After a nearly two-year hiatus, winter has finally come and fans around the world are hyped — including in China. The first episode of the final season of Game of Thrones aired on April 14 and drew a whopping 17.4 million viewers to HBO, and that was just on Sunday night.
Chinese fans were equally excited about the show’s return, as evidenced by the hashtag “Game of Thrones Season 8” (#权力的游戏第八季) trending on Weibo, a Chinese microblogging site, days prior to the premiere. However, when they tuned in to Tencent Video on Monday morning, many were dismayed to find that instead of the 54 minutes of content promised, they got a mere 48.
“It feels like a century has been cut,” one Weibo user wrote about the deleted six minutes.
Of course, censorship in mass media is nothing new to Chinese viewers. We’ve seen rappers removed from reality shows, costume dramas banned, and even earrings on male pop stars blurred. And if earlobes got the chop, it’s not surprising that some of GOT’s raunchier bed and battle scenes did too.
All your faves are dead in the latest Game of Thrones poster.
But many netizens argue it’s not the 黄暴 huangbao (or sex and violence) they want — it’s artistic integrity.
On Weibo, one user incited heated discussion when he posted that Tencent was his “first choice” platform and that “deleting scenes wasn’t very important.” Numerous netizens begged to differ.
“It’s not a matter of whether we can watch explicit scenes. Those are part of the plot. It’s like how good and bad experiences are all a part of life. The censored version feels strange.”
“As long as there is censoring, it will change the expression of the original clip. My OCD can’t bear it.”
“I could directly give HBO my money, why would I want to watch a censored, defective product? It doesn’t affect the plot? Just watching for explicit scenes? Sorry, I can only watch the complete version. Not because there’s explicit content — this is just my basic respect for the work and the creator.”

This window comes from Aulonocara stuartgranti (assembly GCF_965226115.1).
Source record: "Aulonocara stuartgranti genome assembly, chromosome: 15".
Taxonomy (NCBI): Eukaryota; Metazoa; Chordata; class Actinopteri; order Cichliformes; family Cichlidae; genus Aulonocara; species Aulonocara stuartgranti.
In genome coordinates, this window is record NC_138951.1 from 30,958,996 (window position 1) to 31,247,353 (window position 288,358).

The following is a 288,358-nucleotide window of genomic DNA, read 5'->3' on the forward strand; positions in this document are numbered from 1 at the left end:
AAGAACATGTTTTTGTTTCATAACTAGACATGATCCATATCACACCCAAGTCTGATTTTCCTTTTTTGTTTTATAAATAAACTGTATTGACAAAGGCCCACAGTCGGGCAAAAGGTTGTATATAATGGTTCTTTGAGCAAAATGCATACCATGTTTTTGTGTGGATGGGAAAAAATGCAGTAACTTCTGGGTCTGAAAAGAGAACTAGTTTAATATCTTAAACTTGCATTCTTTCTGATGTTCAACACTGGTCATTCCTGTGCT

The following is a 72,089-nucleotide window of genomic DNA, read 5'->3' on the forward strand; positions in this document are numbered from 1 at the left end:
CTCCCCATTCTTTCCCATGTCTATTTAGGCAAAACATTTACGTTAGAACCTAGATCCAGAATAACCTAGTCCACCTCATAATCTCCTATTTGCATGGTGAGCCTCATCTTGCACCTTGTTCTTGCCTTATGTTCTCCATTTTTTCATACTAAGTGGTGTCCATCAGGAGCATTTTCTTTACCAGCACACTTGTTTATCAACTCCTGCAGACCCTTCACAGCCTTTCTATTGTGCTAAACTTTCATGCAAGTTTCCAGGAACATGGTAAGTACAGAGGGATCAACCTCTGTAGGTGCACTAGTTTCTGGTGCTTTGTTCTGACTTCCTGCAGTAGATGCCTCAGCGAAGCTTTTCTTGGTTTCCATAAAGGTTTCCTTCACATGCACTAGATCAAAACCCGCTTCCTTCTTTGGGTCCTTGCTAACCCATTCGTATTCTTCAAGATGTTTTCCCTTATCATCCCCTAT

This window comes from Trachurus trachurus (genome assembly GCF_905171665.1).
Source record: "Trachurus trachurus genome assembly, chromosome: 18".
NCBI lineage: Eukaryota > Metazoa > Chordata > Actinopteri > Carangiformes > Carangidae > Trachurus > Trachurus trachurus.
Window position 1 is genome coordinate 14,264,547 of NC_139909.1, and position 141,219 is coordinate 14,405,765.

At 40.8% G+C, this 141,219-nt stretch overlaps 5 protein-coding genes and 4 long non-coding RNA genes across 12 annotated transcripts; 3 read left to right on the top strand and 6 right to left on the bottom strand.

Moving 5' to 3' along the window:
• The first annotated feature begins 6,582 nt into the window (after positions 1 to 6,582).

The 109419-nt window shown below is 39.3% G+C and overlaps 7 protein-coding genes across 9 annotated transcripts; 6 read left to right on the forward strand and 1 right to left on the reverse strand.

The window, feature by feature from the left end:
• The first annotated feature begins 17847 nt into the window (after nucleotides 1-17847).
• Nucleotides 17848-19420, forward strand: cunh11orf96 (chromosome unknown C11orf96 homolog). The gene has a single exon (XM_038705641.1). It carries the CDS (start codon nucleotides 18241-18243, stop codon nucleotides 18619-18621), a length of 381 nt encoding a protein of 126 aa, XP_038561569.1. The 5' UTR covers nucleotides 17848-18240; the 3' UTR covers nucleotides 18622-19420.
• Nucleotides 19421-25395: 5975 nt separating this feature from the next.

“Trash Tencent! You cut a very important part! I’m mad as hell, this part was a character’s death. I think it’s very important, and I really don’t understand why it was cut! Watching Tencent still saves you worry and is high definition, otherwise I have to download it myself, and online drives are not high definition enough. If all the explicit scenes are cut, what will be left of Game of Thrones! It seems like I’ll have to find the resources myself.”
(SPOILER ALERT: If you’re wondering which scenes were axed from the season premiere, it’s the fiery message from the White Walkers — which fans noted was a defining plot point — and the sex scene with Bronn.)
Unfortunately for Chinese fans, Tencent is the only platform that legally streams George RR Martin’s popular fantasy series. After John Oliver made jabs at Xi Jinping on his show last June, calling him a “creepy uncle who imprisons 800,000 people in his basement” and cracking one too many Winnie the Pooh jokes, China added HBO to its list of banned sites.
But the Great Firewall is no match for Chinese netizens. In addition to sharing clips of the redacted scenes on Weibo, social media users have been forthcoming about sharing links to full episode torrents and file storage sites where fans can get the complete Game of Thrones experience — sex and gore included. Despite the show airing on Sunday evenings in the US, by Monday afternoon Chinese time numerous sites such as人人美剧, 美剧天堂, and 91美剧网 had the full episode online, complete with English and Chinese subtitles.
There have also been numerous screening parties this week in cities such as Shanghai and Beijing, a trend that looks set to run for the remainder of the final season — and many of those are unlikely to be showing the censored versions.
The Chinese authorities have stepped up efforts to stamp out such file sharing in recent years as part of attempts to tighten both content controls and IP protection. But the game of cat and mouse between wily internet users and the powers that be is not just limited to Game of Thrones — it’s one that regularly plays out for an array of high profile overseas TV shows and movies that have little chance of making it to Chinese platforms in their original form.
And while you wait for the next dispatch from Westeros and Essos, you can enjoy Tencent’s latest Game of Thrones game (or not):
We Played Tencent’s Shitty New “Game of Thrones” Game and Lost Brain Cells
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